Writer and professional layabout Shaun Milne explores the power of ideas
BELIEF can be a powerful thing, especially in politics.
As a voter and as a citizen, to believe in a cause or an idea – out-with the acceptable norm – is to open yourself up to a certain level of vulnerability. It is to take off the modern armour of cynicism, snipe and indifference, and leave yourself standing out there, exposed, with really only that belief, that idea, to cling to.
In the post-modern, internet-saturated, apathetic period of disengagement that we live in, belief in a cause – much the same as religion – is derided and dismissed by many.
No matter the time taken to reach a decision, no matter the research, the engagement, the internal pontificating; those whose beliefs lie in anything other than the accumulation of wealth and the capitalist ideology are treated with scorn, derision and outright contempt.
The majority of the British media resorted to dismissing Yes voters as ‘dreamy-eyed, anti-English fantasists’.
There’s a narrow prism of acceptable thought in the British press and don’t you dare have the audacity to step outside of it.
Scotland witnessed such commentary during the referendum campaign. The majority of the British media were so incapable of – or uninterested in – understanding what was happening in Scotland that they resorted to dismissing Yes voters as ‘dreamy-eyed, anti-English fantasists’ who were only voting for independence because they thought it’d be a ‘utopia’ and ‘a land of milk and honey with whisky and oil on tap’.
Hardly any attempts (with very few exceptions) were made by the mainstream press and broadcasters to understand or even explore the reasoning behind why people were voting Yes.
Only after the No vote was delivered did BBC Scotland see fit to finally explore the scale and diversity of the Yes campaign. For a few days after the vote, the lid came off and there were reports and broadcasts about the various campaigns within the broader Yes movement – Common Weal, Radical Independence Campaign, Women for Indy.
Yet as soon as it became apparent the Yes movement wasn’t finished, that it wasn’t going away, that lid went back on and shut tight. Ideas can be contagious after all.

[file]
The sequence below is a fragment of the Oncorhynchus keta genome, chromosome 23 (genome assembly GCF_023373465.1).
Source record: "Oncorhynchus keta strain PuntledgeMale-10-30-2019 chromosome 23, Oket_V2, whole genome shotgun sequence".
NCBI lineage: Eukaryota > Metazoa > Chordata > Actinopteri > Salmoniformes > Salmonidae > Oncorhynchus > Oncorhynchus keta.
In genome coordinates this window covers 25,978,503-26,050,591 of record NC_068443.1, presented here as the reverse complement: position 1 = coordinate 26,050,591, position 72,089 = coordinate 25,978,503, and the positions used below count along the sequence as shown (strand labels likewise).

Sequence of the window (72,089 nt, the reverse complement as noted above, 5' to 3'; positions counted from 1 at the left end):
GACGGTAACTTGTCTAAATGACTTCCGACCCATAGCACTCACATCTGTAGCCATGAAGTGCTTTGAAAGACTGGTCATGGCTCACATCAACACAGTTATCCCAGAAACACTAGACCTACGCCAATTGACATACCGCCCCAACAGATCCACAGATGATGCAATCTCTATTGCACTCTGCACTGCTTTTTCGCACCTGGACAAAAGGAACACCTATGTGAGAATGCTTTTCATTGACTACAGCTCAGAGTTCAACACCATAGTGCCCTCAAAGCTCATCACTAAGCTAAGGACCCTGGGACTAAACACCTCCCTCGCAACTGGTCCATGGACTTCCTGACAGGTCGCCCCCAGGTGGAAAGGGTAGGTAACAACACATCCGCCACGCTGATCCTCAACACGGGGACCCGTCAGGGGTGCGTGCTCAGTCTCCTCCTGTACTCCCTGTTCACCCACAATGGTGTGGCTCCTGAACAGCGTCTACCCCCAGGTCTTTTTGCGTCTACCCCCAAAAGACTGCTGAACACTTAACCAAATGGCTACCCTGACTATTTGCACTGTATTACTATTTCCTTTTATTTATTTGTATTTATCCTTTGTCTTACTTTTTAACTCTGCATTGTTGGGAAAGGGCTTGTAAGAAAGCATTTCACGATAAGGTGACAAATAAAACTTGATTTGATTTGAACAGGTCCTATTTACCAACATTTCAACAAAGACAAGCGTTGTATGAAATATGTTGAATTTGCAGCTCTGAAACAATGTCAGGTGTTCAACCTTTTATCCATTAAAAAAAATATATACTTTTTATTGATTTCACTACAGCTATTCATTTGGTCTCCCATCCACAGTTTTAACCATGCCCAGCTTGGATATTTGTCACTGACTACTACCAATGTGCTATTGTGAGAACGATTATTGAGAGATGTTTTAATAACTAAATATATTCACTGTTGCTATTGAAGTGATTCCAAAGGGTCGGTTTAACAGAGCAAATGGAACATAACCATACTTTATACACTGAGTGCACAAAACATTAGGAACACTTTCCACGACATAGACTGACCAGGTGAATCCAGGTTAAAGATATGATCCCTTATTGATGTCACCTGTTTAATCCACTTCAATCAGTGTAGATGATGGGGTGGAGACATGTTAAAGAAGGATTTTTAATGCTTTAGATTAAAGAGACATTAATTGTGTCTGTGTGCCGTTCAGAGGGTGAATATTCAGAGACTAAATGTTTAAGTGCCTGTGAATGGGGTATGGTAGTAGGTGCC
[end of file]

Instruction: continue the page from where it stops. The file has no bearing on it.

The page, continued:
During this year’s General Election campaign we have seen the same level of contempt and derision from the London press (as well as Scotland’s own) towards the rise of the SNP.
In trying to come to terms with what is happening in northern Britain – which starts at Hadrian’s Wall according to that bastion of intelligence and integrity Nigel Farage – the British political commentariat have reached an earth-shattering conclusion as to why the people of Scotland intend to vote the way they do: ‘The Scots have gone mad.’
That’s right. The only conceivable way in which to quantify Scottish voters deciding to place their trust in, arguably, the only political party in Scotland that can actually stand up for Scottish interests at Westminster is ‘madness’.
The British political commentariat have reached an earth-shattering conclusion as to why people intend to vote the way they do: ‘The Scots have gone mad.’
Let’s throw in Alex Massie referring to the rise of the SNP as “religious zealotry” as well, just for good measure. Oh, he didn’t mean it ‘like that’. Aye, pull the other one, pal.
“It’ll be undemocratic,” they cry, without a hint of fucking irony.
Democracy. I do not think that word means what they think it means. Bless their little – but heavily overpriced – cotton socks.
This General election campaign has also seen another rather uncomfortable narrative coming forth recently, particularly in the Scottish press. SNP voters are painted as nothing more than drones being driven by some insidious hive-mind at the Central Cybernat Hub, incapable of rational thought and probably run by Alex Salmond from his secret lair as he strokes a bond villain cat while eating endless boxes of shortbread.